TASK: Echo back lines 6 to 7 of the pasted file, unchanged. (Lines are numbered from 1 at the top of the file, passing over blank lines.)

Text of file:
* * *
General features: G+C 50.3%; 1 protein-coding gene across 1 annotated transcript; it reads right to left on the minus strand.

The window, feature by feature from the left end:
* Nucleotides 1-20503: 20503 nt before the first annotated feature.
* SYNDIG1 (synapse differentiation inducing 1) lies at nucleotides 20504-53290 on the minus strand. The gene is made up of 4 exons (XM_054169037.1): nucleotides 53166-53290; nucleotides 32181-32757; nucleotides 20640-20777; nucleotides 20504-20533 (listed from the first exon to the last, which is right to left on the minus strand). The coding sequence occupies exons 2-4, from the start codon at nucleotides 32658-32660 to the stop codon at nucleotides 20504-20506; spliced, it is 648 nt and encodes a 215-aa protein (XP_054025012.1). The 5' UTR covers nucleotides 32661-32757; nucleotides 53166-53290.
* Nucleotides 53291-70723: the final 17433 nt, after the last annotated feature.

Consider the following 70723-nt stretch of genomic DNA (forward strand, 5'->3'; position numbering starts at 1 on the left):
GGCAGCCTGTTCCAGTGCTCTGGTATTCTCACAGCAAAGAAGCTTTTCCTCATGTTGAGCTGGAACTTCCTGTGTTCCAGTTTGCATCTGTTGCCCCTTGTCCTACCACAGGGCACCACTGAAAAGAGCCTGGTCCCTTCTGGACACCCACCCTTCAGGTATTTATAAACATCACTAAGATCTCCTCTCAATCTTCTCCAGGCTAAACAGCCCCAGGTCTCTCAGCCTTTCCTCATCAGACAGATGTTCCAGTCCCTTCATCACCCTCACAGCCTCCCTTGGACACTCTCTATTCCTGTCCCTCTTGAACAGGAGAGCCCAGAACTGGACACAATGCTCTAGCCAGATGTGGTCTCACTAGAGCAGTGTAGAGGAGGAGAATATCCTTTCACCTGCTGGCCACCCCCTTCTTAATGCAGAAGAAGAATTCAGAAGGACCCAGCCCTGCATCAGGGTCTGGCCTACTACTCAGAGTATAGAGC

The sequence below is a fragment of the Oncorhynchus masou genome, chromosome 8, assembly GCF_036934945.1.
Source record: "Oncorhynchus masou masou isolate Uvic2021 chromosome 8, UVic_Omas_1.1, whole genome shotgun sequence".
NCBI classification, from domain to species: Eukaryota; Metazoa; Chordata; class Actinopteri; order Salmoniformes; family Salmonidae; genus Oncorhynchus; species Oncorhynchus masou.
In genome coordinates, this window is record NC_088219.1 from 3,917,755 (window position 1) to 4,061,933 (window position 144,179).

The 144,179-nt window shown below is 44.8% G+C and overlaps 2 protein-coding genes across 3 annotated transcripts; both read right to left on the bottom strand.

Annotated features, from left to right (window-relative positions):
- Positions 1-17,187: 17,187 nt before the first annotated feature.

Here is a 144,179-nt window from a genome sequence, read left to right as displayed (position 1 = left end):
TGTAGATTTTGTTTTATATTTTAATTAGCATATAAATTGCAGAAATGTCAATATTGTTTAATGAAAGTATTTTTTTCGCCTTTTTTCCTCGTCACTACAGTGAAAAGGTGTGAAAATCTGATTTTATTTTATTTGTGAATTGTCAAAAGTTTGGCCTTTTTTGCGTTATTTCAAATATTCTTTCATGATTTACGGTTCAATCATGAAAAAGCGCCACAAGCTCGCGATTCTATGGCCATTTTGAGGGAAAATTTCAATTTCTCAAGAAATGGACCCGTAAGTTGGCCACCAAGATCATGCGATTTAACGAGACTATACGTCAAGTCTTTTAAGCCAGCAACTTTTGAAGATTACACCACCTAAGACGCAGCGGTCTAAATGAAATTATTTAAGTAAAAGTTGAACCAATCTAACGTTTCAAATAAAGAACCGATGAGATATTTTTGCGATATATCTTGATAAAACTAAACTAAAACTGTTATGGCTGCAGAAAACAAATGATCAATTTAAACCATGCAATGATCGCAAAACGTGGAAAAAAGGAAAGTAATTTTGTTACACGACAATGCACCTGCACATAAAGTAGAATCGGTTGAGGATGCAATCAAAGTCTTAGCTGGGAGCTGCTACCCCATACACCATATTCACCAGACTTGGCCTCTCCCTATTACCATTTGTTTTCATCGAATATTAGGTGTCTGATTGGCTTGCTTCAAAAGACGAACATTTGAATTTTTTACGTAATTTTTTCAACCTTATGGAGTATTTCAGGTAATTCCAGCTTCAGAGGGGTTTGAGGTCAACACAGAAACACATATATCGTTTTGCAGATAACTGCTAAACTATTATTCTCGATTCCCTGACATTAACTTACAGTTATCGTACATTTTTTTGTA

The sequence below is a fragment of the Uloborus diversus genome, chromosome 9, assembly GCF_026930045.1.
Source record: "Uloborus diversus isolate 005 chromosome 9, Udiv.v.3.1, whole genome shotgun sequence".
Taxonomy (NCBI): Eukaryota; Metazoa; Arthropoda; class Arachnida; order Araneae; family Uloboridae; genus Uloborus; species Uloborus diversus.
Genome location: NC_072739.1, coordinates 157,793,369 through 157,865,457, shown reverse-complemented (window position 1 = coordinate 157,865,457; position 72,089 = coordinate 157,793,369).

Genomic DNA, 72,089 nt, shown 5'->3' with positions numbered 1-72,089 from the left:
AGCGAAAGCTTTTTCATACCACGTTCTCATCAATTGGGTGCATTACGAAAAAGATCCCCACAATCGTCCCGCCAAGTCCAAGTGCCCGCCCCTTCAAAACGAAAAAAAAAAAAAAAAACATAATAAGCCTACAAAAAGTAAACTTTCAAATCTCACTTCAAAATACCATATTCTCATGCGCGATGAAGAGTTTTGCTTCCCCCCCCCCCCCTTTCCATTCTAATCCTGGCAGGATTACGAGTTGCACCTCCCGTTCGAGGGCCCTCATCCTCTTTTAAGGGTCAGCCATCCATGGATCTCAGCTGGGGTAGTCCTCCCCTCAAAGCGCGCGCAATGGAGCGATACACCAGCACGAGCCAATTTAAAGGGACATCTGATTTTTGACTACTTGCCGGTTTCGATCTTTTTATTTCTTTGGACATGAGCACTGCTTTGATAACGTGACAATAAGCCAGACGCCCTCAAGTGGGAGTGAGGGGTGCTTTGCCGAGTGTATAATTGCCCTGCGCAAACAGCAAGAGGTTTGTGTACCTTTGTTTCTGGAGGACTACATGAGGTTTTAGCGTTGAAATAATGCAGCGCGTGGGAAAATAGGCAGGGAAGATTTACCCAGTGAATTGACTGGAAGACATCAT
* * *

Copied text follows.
Consider the following 70723-nt stretch of genomic DNA (forward strand, 5'->3'; position numbering starts at 1 on the left):
GGCAGCCTGTTCCAGTGCTCTGGTATTCTCACAGCAAAGAAGCTTTTCCTCATGTTGAGCTGGAACTTCCTGTGTTCCAGTTTGCATCTGTTGCCCCTTGTCCTACCACAGGGCACCACTGAAAAGAGCCTGGTCCCTTCTGGACACCCACCCTTCAGGTATTTATAAACATCACTAAGATCTCCTCTCAATCTTCTCCAGGCTAAACAGCCCCAGGTCTCTCAGCCTTTCCTCATCAGACAGATGTTCCAGTCCCTTCATCACCCTCACAGCCTCCCTTGGACACTCTCTATTCCTGTCCCTCTTGAACAGGAGAGCCCAGAACTGGACACAATGCTCTAGCCAGATGTGGTCTCACTAGAGCAGTGTAGAGGAGGAGAATATCCTTTCACCTGCTGGCCACCCCCTTCTTAATGCAGAAGAAGAATTCAGAAGGACCCAGCCCTGCATCAGGGTCTGGCCTACTACTCAGAGTATAGAGC